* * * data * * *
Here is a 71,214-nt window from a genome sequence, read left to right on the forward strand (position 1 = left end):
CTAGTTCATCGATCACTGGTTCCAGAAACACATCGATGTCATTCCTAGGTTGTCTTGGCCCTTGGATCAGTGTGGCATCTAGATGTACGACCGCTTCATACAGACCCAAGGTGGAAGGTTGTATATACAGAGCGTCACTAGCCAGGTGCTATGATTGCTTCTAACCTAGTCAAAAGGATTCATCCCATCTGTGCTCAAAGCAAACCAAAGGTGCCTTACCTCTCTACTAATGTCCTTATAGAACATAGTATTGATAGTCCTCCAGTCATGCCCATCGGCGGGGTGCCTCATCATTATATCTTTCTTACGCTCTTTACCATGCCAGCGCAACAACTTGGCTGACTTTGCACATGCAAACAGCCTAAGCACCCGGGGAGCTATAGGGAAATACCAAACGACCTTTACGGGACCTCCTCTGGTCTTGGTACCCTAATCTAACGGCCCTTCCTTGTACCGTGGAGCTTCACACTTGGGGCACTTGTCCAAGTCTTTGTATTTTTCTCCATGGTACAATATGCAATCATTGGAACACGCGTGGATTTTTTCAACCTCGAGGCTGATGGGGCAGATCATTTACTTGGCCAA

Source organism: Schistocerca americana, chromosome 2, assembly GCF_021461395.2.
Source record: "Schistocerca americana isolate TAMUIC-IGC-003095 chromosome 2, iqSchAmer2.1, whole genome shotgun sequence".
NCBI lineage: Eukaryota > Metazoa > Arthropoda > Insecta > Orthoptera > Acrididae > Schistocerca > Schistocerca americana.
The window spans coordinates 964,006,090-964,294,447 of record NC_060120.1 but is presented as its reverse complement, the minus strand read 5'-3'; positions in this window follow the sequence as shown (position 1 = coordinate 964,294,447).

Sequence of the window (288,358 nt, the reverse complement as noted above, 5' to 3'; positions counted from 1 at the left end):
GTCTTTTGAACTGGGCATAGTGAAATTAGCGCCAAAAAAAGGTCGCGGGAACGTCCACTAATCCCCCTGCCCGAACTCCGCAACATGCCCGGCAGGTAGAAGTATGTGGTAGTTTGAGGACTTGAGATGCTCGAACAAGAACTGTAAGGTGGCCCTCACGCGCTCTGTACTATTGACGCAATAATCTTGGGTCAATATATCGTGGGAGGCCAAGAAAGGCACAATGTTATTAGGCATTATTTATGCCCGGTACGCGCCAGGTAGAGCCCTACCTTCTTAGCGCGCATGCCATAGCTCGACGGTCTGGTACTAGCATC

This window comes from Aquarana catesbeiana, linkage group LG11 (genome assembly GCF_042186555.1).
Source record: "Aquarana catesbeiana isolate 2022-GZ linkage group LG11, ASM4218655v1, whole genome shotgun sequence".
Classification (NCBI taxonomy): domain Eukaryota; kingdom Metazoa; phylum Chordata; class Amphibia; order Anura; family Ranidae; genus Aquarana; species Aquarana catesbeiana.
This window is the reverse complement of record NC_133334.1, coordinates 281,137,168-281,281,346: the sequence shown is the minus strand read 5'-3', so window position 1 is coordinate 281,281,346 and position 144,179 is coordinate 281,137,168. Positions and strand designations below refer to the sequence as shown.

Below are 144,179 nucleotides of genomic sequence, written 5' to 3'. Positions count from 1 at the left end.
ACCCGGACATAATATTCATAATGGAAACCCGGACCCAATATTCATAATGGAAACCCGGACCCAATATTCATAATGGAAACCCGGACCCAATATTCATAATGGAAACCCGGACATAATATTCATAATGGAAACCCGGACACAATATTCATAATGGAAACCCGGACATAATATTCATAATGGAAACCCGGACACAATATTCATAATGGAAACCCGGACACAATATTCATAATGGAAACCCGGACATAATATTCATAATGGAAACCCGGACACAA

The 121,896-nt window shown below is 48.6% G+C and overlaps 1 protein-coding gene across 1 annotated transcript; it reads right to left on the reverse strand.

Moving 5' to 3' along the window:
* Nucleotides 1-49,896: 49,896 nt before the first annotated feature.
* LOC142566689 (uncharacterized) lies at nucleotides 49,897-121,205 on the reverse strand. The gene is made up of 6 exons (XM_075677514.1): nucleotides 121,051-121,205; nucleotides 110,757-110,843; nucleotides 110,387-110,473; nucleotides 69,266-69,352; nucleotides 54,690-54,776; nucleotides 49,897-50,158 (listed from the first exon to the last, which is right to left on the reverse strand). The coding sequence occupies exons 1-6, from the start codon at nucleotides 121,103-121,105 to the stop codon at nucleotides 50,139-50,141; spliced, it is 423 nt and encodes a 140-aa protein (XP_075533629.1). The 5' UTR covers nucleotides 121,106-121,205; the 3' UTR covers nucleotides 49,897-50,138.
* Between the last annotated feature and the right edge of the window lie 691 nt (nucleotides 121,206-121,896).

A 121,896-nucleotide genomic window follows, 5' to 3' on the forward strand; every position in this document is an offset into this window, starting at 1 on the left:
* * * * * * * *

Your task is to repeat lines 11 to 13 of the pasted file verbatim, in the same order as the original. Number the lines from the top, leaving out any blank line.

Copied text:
Classification (NCBI taxonomy): domain Eukaryota; kingdom Metazoa; phylum Chordata; class Amphibia; order Anura; family Ranidae; genus Aquarana; species Aquarana catesbeiana.
This window is the reverse complement of record NC_133334.1, coordinates 281,137,168-281,281,346: the sequence shown is the minus strand read 5'-3', so window position 1 is coordinate 281,281,346 and position 144,179 is coordinate 281,137,168. Positions and strand designations below refer to the sequence as shown.

Below are 144,179 nucleotides of genomic sequence, written 5' to 3'. Positions count from 1 at the left end.